Makin' Bacon: Foodies Are Going Hog Wild Over Pig
By Hilary Hylton | Time
Envision / Corbis
It started this spring. First there was the friend with the uncharacteristic dirty fingernails. Then that confident co-worker swept off the elevator, tossed her tresses and suddenly there was a faint whiff of wood smoke in the air. Something's happening here, and as foodie bloggers know, it's all about bacon.
Maybe it's a recession-driven money saver, or maybe we just feel the need to get back in touch with what we eat, but Americans everywhere are discovering the pleasures of home-cured bacon. Culinary blogs are replete with homemade-bacon recipes, including how to make pancetta. Mario Batali's recipe for guanciale, cured pig cheek, has gone viral. Leading the piggy parade is food writer Michael Ruhlman, who has challenged his blog readers to make a BLT from scratch - including homegrown lettuce and tomatoes and homemade bread - shoot a picture, submit it and win a prize: his latest book Ratio. (See pictures of what makes you eat more food.)
"No, this does not mean raising a piglet for the bacon or growing your own wheat to grind into flour," Ruhlman wrote on his blog. "Yes, extra credit for either, but I want this to be a challenge that everyone can accept, whether you live in a Manhattan walk-up or rural North Carolina, Alaska or suburban splendor. From scratch means: You grow your tomato, you grow your lettuce, you cure your own bacon or pancetta, you bake your own bread (wild yeast is preferred and gets higher marks but is not required), you make your own mayo." (See pictures: "What the World Eats, Part I.")
For instructions on homemade-bacon production, foodies are turning to Charcuterie: The Craft of Salting, Smoking and Curing, co-authored by Ruhlman and a bible among foodie bloggers, eat-local enthusiasts and cooking professionals. "With Ruhlman and a meat grinder you can make anything," says Jesse Griffiths, Austin chef and co-owner of the Dai Due Supper Club, a dining club that showcases local products and farm produce. "You can see its influence, its impact everywhere." (See nine kid foods to avoid.)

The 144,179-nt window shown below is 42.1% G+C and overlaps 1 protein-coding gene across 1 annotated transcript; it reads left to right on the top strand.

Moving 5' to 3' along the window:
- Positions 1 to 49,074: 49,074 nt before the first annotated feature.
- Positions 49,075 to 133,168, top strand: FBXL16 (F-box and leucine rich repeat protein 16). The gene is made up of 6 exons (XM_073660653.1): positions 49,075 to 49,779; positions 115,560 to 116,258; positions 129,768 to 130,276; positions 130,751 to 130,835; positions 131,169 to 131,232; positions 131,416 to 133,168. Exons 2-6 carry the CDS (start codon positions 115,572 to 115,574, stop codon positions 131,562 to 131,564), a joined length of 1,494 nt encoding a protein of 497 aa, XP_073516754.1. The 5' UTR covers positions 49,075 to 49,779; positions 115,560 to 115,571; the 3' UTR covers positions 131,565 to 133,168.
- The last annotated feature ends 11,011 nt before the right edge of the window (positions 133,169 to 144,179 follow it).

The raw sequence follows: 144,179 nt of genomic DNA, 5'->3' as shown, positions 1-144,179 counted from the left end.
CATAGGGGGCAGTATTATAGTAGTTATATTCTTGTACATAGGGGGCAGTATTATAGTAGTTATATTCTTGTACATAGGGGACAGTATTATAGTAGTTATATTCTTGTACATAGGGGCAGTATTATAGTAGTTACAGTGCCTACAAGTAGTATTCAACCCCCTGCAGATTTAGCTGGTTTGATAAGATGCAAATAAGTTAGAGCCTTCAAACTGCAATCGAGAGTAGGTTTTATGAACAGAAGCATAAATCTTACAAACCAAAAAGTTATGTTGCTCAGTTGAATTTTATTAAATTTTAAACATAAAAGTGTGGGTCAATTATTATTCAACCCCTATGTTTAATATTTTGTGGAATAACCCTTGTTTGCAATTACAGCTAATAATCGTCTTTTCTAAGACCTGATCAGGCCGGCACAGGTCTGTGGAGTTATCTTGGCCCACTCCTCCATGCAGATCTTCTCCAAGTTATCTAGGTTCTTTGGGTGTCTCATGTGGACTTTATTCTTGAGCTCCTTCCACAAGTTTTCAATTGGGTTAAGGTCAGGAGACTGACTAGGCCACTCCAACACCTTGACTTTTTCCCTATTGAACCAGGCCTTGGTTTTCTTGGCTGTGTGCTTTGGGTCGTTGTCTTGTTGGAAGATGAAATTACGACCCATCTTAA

Griffiths also credits British chef Fergus Henderson, author of The Whole Beast: Nose to Tail Eating, and the "master of offal," Food Network star and San Francisco chef Chris Cosentino, for getting people used to the idea of pig as an almost entirely edible beast. This passion for offal is a sign of Americans awakening to eating whole hog, Griffiths says, and bacon is the door opener. "People try to outdo each other," he says. "'I'm serving lamb testicles,' one person will say. 'O.K., I'm serving the spleen,' another says."
Griffiths teaches the Whole Hog Cooking Class, a two-day event that is a hands-on experience, not a sit-and-sip cooking demonstration. Demand is growing so quickly, he has had to add more classes, tripling the number since he began in 2007. Students arrive at the event to see a whole hog's head simmering in a pot in preparation for making an herb-infused, French-style headcheese. The rest of the hog, raised by a local veterinarian and rancher, is then broken down for a variety of dishes, including sausages, rendered lard, rillettes, pÂtÉs, a bone stock for soup, spit-roasted tenderloin and a braised pork belly - all served the following day at what can only be called a pig feast. What is left does not even fill a small tableside bucket, Griffiths says. (See pictures: "What the World Eats, Part II.")
Chef Ryan Farr also gets raves from participants in his San Francisco hog-butchery classes. "It gave me a greater respect for my food, which is exactly what I was after when I signed up for the class," food aficionado M. Quinn Sweeney wrote (accompanied by photos) on his blog.
Sweeney, whose blog also celebrates the cocktail, has concocted an alcoholic homage to bacon, the BLTini - vodka shaken with tomato water (extracted from an heirloom tomato, of course), vermouth and a basil leaf posing as lettuce, garnished with a crispy bacon bite. And if you drink too many, you can cook up his recipe for braised pork belly, touted as a hangover cure. (Read "What's Cooking? Bacon, for Dessert.")
"There is nothing bacon does not improve. Bacon is the new black," says Farr, whose charcuterie company produces 4505 Chicharrones, the pork snacks favored by several San Francisco bars and restaurants. "I have five vegan friends who close their eyes when they eat them and pretend they are potato chips," Farr says. "Bacon is the gateway meat."
As Farr and Griffiths see it, this passion for bacon is another manifestation of a growing movement to get in touch with our food - by planting it or raising it ourselves, and by eating local products secure in their sourcing - as well as a simple enthusiasm for the taste adventure. Just as Americans flocked to garden nurseries this spring to scoop up tomato plants and seeds, now they are sharing tips on where to find the best pork bellies (try local farmer's markets, online sources like Niman Ranch or local Asian and Mexican markets).
And once you've got your hunk of hog, it's a few simple steps to that sublime summer treat, the BLT. Just add sugar and spice, smoke, an heirloom tomato, fresh lettuce and homemade bread slathered with Farr's bacon mayonnaise - made not with olive oil but bacon fat.